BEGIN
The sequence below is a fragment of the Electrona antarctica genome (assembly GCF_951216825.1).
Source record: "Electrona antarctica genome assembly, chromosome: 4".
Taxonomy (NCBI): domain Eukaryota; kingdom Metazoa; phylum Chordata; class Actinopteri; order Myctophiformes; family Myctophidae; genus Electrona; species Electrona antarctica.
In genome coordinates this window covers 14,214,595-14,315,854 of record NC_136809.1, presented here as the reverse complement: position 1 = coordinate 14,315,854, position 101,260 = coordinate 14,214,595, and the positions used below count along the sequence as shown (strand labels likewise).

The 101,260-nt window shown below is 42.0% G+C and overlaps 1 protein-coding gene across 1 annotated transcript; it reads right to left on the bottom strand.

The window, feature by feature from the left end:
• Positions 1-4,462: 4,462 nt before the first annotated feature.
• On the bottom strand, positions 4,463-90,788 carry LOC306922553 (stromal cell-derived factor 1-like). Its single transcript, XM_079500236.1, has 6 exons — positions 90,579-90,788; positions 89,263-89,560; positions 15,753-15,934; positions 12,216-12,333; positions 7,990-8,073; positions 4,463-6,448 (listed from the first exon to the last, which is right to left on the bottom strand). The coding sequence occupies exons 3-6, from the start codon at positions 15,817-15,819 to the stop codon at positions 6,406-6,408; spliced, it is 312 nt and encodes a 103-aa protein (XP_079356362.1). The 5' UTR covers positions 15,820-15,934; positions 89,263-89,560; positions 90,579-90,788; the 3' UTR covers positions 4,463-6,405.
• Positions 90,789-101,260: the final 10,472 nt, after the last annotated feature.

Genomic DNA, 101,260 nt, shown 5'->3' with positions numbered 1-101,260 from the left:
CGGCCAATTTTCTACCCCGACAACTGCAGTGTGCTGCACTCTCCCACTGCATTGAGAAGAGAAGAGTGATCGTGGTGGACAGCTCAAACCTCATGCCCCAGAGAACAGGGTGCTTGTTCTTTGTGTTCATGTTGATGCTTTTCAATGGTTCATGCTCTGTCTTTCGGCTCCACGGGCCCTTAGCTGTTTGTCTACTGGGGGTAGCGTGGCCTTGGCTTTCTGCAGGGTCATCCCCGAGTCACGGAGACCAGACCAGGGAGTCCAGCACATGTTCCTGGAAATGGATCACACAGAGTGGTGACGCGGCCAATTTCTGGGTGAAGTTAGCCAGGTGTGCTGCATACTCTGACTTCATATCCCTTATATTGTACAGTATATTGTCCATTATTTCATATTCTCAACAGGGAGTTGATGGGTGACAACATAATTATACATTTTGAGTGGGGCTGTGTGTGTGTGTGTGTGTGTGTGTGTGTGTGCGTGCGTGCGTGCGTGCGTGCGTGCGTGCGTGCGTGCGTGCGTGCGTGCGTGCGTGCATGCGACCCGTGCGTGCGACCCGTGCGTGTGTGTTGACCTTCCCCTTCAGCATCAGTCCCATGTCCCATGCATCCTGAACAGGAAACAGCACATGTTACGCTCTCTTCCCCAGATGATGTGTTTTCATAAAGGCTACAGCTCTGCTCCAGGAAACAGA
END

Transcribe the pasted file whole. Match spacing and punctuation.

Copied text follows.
The sequence below is a fragment of the Electrona antarctica genome (assembly GCF_951216825.1).
Source record: "Electrona antarctica genome assembly, chromosome: 4".
Taxonomy (NCBI): domain Eukaryota; kingdom Metazoa; phylum Chordata; class Actinopteri; order Myctophiformes; family Myctophidae; genus Electrona; species Electrona antarctica.
In genome coordinates this window covers 14,214,595-14,315,854 of record NC_136809.1, presented here as the reverse complement: position 1 = coordinate 14,315,854, position 101,260 = coordinate 14,214,595, and the positions used below count along the sequence as shown (strand labels likewise).

The 101,260-nt window shown below is 42.0% G+C and overlaps 1 protein-coding gene across 1 annotated transcript; it reads right to left on the bottom strand.

The window, feature by feature from the left end:
• Positions 1-4,462: 4,462 nt before the first annotated feature.
• On the bottom strand, positions 4,463-90,788 carry LOC306922553 (stromal cell-derived factor 1-like). Its single transcript, XM_079500236.1, has 6 exons — positions 90,579-90,788; positions 89,263-89,560; positions 15,753-15,934; positions 12,216-12,333; positions 7,990-8,073; positions 4,463-6,448 (listed from the first exon to the last, which is right to left on the bottom strand). The coding sequence occupies exons 3-6, from the start codon at positions 15,817-15,819 to the stop codon at positions 6,406-6,408; spliced, it is 312 nt and encodes a 103-aa protein (XP_079356362.1). The 5' UTR covers positions 15,820-15,934; positions 89,263-89,560; positions 90,579-90,788; the 3' UTR covers positions 4,463-6,405.
• Positions 90,789-101,260: the final 10,472 nt, after the last annotated feature.

Genomic DNA, 101,260 nt, shown 5'->3' with positions numbered 1-101,260 from the left:
CGGCCAATTTTCTACCCCGACAACTGCAGTGTGCTGCACTCTCCCACTGCATTGAGAAGAGAAGAGTGATCGTGGTGGACAGCTCAAACCTCATGCCCCAGAGAACAGGGTGCTTGTTCTTTGTGTTCATGTTGATGCTTTTCAATGGTTCATGCTCTGTCTTTCGGCTCCACGGGCCCTTAGCTGTTTGTCTACTGGGGGTAGCGTGGCCTTGGCTTTCTGCAGGGTCATCCCCGAGTCACGGAGACCAGACCAGGGAGTCCAGCACATGTTCCTGGAAATGGATCACACAGAGTGGTGACGCGGCCAATTTCTGGGTGAAGTTAGCCAGGTGTGCTGCATACTCTGACTTCATATCCCTTATATTGTACAGTATATTGTCCATTATTTCATATTCTCAACAGGGAGTTGATGGGTGACAACATAATTATACATTTTGAGTGGGGCTGTGTGTGTGTGTGTGTGTGTGTGTGTGTGTGCGTGCGTGCGTGCGTGCGTGCGTGCGTGCGTGCGTGCGTGCGTGCGTGCGTGCGTGCATGCGACCCGTGCGTGCGACCCGTGCGTGTGTGTTGACCTTCCCCTTCAGCATCAGTCCCATGTCCCATGCATCCTGAACAGGAAACAGCACATGTTACGCTCTCTTCCCCAGATGATGTGTTTTCATAAAGGCTACAGCTCTGCTCCAGGAAACAGA